Above is an example of one of the few satin labels showing the most common configuration of the labeling linking Maison Lattes with "L. Rosen & Cie. Le Caire". As with the "J. Lattes" labels, these are situated on the interior upper left corner of the upper lid, this example is from an empty case for a 3rd Class Commander Order of the Nile. This image comes from a current eMedals auction, Item: W5562 (https://www.emedals.com/africa/egypt/egypt-kingdom-an-order-of-the-nile-iii-class-commander-case-by-lattes-100694).


    Cropped image from a Wikimedia photo of a cased example of the Grand Cordon Class of the Order of Muhammed Ali (https://commons.wikimedia.org/wiki/File:The_Republic_exhibition_-_NM_Prague_65_(cropped1).jpg#/media/File:The_Republic_exhibition_-_NM_Prague_65.JPG) showing the same form of maker's ribbon as in Igor's example of the 2nd Class Order of Ismail case above in his 7 February post.  Igor's and this example are currently the only cases I have found that show labels with this script and identification of the association of L. Rosen with Maison Lattes on the interior satin case label ribbon as "MAISON LATTES L. ROSEN & CIE SUCC LE CAIRE". The SUCC abbreviation likely means successeur (successor), adding another set of wrinkles to the relationships between Tewfik Bichay, J. Lattes, and L. Rosen in the 1920s-1930s

    Because so much about J. Lattes remains opaque to my research, I continue to look for any additional ways to find out about this skilled jeweler. I have included bits of information as I have encountered them throughout this thread, but J. Lattes remains an enigmatic figure. I have not uncovered much about L. Rosen to date, but recently identified one Egyptian medal attributed to this maker. The Medal of Benevolence is identified in a few auction description as having been designed or made by L. Rosen. No images of any maker's marks are seen on the obverse or reverse of these medals. Perhaps the name L. Rosen is marked on the edge of some medals, or else the name may be identified on a case associated with some of these medals? I included some of this information in a recent post on the thread "Unknown Egyptian? Medal in Lattes Case" started by JackCR on 11 June, 2020, here in the "Middle East & Arabs States" section. 


    High resolution images of the 2nd Class silver version of the Medal of Benevolence, from a 10 December, 2014 Auction 27, Lot 864, listing by A. H. Baldwin & Sons, archived on the NumisBids.com website (https://www.numisbids.com/n.php?p=lot&sid=936&lot=864). The auction description identifies this medal as "by L. Rosen & Co, Cairo". It is unclear if that may be from labeling of a case (a brown leather case is mentioned in the description) or on the medal, most likely it is the labelling of the case (not shown in the auction listing). L Rosen also is identified in a listing of a gold 1st Class example of this medal from a Numista website archived auction description (https://en.numista.com/catalogue/pieces104987.html). Although I have not found a listing specifically associating Rosen with a bronze 3rd Class version of this medal, almost certainly that workshop made all 3 classes of this medal. I have not yet found another Egyptian award attributed to L. Rosen, nor have I yet found any other information about the business generally. The Medal of Benevolence was instituted in 1928.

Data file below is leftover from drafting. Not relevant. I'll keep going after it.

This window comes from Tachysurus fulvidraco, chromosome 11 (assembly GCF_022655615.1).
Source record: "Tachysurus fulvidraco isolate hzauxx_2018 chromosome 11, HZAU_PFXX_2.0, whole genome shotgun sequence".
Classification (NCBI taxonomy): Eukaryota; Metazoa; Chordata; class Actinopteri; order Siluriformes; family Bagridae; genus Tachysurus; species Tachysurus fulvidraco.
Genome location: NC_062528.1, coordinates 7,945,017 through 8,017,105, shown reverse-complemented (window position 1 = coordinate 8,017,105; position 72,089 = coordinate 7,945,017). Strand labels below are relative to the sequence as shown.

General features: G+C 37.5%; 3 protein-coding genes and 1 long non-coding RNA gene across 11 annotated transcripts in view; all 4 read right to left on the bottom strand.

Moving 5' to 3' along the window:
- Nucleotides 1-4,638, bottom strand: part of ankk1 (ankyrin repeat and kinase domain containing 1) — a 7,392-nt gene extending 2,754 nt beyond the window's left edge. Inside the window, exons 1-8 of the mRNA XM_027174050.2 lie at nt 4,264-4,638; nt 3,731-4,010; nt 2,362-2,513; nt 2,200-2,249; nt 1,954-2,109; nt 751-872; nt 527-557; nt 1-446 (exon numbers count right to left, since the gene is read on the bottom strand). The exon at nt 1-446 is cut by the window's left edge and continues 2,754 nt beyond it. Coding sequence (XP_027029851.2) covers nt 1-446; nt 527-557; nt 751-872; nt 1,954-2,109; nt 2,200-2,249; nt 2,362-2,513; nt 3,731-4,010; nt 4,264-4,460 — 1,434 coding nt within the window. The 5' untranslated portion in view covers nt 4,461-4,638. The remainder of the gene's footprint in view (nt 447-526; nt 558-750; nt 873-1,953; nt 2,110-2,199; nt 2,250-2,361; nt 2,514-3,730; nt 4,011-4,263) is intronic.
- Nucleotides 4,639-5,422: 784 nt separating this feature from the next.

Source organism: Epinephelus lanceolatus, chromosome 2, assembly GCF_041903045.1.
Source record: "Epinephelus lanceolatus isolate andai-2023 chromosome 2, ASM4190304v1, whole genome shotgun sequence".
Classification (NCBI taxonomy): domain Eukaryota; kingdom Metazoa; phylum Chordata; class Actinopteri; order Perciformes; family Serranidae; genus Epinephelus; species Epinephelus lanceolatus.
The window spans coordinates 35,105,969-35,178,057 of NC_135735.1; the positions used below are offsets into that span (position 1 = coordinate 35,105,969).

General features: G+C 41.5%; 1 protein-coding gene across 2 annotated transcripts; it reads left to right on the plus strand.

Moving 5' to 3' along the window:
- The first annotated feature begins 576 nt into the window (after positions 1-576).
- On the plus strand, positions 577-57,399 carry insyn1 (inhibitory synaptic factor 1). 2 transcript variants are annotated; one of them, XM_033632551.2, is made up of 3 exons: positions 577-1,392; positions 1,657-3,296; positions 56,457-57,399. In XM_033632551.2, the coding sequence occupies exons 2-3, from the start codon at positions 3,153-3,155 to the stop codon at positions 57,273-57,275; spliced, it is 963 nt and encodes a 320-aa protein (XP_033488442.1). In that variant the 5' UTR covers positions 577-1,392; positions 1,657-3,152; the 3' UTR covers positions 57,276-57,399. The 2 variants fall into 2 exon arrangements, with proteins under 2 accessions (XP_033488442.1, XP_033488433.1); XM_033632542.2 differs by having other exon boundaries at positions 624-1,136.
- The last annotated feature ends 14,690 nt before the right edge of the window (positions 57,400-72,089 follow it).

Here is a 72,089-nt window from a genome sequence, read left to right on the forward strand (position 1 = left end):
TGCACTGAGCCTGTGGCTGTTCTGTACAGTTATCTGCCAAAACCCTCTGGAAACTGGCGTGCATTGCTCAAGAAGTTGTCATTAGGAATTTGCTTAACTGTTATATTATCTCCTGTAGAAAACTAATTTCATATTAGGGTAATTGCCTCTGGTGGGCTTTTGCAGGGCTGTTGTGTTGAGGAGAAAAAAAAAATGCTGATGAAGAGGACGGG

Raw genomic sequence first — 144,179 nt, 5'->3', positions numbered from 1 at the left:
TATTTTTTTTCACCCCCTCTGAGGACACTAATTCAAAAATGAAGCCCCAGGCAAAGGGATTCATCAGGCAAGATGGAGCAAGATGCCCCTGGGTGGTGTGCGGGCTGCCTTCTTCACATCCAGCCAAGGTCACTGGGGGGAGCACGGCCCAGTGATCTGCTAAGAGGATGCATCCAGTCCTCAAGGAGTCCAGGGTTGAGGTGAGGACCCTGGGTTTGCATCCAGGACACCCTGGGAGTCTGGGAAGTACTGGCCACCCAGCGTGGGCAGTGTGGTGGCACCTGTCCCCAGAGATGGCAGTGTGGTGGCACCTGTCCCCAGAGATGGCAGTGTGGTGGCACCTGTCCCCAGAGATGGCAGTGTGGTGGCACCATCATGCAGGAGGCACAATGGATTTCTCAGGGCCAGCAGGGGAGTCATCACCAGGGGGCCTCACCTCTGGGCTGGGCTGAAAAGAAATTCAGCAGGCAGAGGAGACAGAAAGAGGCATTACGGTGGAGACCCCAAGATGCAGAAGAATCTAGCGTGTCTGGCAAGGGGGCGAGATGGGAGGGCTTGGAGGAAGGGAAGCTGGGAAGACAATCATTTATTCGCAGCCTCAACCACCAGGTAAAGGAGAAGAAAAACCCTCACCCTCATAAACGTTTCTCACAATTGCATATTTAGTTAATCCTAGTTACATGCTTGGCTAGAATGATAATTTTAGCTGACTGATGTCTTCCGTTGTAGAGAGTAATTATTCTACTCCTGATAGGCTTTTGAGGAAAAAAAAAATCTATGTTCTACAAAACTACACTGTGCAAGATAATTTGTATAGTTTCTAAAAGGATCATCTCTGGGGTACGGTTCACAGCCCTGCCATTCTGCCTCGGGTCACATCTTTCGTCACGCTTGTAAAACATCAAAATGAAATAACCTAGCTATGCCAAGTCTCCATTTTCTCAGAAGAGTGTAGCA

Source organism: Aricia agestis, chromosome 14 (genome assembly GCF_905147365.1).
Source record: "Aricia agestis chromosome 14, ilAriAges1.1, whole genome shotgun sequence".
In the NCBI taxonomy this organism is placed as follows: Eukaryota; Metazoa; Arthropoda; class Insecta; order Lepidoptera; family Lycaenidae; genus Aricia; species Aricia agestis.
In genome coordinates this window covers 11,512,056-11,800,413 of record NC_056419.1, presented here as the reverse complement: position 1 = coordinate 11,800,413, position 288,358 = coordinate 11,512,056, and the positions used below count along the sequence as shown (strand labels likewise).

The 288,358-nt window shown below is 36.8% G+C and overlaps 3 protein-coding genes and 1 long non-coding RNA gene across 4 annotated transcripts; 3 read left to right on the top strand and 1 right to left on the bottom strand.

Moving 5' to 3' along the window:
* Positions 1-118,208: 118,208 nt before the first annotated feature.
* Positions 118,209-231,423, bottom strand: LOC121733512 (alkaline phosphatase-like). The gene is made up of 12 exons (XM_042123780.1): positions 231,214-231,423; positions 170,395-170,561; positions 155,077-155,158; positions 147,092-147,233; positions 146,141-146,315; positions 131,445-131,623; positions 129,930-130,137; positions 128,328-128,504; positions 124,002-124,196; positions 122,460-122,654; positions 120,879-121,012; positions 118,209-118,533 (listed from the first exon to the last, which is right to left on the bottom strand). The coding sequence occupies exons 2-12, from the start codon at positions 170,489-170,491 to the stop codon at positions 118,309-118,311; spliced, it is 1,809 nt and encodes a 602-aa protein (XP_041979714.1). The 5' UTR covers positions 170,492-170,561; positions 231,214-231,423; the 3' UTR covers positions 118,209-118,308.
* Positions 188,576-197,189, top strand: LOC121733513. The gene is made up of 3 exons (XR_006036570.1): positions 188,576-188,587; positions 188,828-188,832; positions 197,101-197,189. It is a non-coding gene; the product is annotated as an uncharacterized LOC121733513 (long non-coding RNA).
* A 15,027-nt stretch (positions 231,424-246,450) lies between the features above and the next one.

Additional information about Lattes occasionally can be found in relation to internet sources about pocketwatches. J. Lattes of Cairo had a relationship with some watchmakers in Geneva. I still do not know if the firm Lattes Frères & Cie à Genève represents a familial connection to J. Lattes in Cairo. I have previously illustrated a couple examples of watches probably made for distribution by J. Lattes in Cairo in my post of 12 November, 2019. The first watch shown in that post includes an example by Lattes Frères & Cie à Genève designed with 2-time zone displays ("made before the official adoption of time zones as we know them today"), one with Turkish numerals (2nd and 3rd photos in the 12 November post). The 13 November, 2017 auction by Christie's identifies this watch as having been made for the Turkish market. This same watch (No. 10789) also was offered on a Sotheby's auction of 10 November, 2015, Lot 154 (https://www.sothebys.com/es/auctions/ecatalogue/2014/important-watches-ge1504/lot.154.html). My 12 November, 2019 post also shows one piece of Egyptian revival art deco style jewelry in a case with a  "J. Lattes Caire" labeling form unlike those on any Egyptian state awards (1st photo in that post). As with most jewelry stores at the time, Lattes also dealt in watches. As seen in the 2 examples of J. Lattes business cards (shown in my post of 24 April 2019, also in the same 12 November post discussing watches, and in higher resolution images in my post of 4 March, 2020), Lattes advertised selling watches from Geneva. There is evidence that a few manufacturers made watches for distribution specifically though the J. Lattes Cairo shop. For example, my 12 November post also illustrates a watch marked "J. LATTES LE CAIRE" that was made by Haas Neveux & Cie., a Geneva-based and award winning fine watchmaker, and that watch was apparently owned by Ahmed Ihsan Bey, a member of the royal family and a chamberlain of King Fuad I (5th photo in my 12 November post).